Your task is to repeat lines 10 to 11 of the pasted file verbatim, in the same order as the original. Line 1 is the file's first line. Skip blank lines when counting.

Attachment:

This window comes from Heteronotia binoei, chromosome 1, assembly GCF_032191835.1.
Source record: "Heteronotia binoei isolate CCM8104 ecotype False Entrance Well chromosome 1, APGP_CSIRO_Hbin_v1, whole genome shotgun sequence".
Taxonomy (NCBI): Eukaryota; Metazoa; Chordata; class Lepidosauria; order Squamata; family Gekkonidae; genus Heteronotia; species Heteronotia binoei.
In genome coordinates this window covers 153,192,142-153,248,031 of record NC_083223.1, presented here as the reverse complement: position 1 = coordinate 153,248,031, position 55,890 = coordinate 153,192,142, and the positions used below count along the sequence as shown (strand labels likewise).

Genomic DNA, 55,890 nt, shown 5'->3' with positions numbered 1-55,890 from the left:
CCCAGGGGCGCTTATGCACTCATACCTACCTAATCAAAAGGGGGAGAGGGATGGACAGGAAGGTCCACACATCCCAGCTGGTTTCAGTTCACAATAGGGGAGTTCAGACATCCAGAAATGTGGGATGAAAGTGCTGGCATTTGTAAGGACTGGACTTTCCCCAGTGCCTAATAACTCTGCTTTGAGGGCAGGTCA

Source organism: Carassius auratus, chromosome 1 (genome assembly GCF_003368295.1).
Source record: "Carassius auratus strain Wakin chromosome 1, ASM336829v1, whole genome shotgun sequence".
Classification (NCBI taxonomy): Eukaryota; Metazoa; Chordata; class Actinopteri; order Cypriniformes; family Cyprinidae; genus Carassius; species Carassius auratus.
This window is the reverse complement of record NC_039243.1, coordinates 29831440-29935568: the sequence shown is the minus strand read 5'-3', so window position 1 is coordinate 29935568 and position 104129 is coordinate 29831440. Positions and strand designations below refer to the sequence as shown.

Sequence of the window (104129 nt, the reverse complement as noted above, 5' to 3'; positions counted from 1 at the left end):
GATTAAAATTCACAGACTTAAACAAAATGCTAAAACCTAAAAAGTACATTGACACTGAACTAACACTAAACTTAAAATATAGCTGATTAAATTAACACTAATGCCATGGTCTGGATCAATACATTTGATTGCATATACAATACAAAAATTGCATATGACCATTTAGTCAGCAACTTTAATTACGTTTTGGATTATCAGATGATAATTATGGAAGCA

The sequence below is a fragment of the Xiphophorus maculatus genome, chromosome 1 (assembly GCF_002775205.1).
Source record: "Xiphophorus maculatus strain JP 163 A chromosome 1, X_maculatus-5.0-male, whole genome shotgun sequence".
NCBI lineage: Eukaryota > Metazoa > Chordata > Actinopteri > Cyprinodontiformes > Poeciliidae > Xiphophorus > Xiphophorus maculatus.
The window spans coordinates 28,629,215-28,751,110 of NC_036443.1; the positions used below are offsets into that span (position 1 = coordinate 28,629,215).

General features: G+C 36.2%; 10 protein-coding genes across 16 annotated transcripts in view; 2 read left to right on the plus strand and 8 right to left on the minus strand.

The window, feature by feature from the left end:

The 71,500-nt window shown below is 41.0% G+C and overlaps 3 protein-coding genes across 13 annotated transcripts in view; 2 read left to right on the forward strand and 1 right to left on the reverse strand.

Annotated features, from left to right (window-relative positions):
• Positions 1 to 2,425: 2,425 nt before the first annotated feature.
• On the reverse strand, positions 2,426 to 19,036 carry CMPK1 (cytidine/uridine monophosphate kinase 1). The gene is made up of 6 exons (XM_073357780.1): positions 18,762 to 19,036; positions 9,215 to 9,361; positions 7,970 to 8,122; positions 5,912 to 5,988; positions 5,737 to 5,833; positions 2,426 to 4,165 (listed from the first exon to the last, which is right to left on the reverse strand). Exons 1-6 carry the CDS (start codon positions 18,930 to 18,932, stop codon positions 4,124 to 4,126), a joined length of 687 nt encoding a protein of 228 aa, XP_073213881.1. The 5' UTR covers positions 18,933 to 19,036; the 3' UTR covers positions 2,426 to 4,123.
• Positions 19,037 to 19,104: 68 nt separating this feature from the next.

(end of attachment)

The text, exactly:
This window is the reverse complement of record NC_039243.1, coordinates 29831440-29935568: the sequence shown is the minus strand read 5'-3', so window position 1 is coordinate 29935568 and position 104129 is coordinate 29831440. Positions and strand designations below refer to the sequence as shown.

Sequence of the window (104129 nt, the reverse complement as noted above, 5' to 3'; positions counted from 1 at the left end):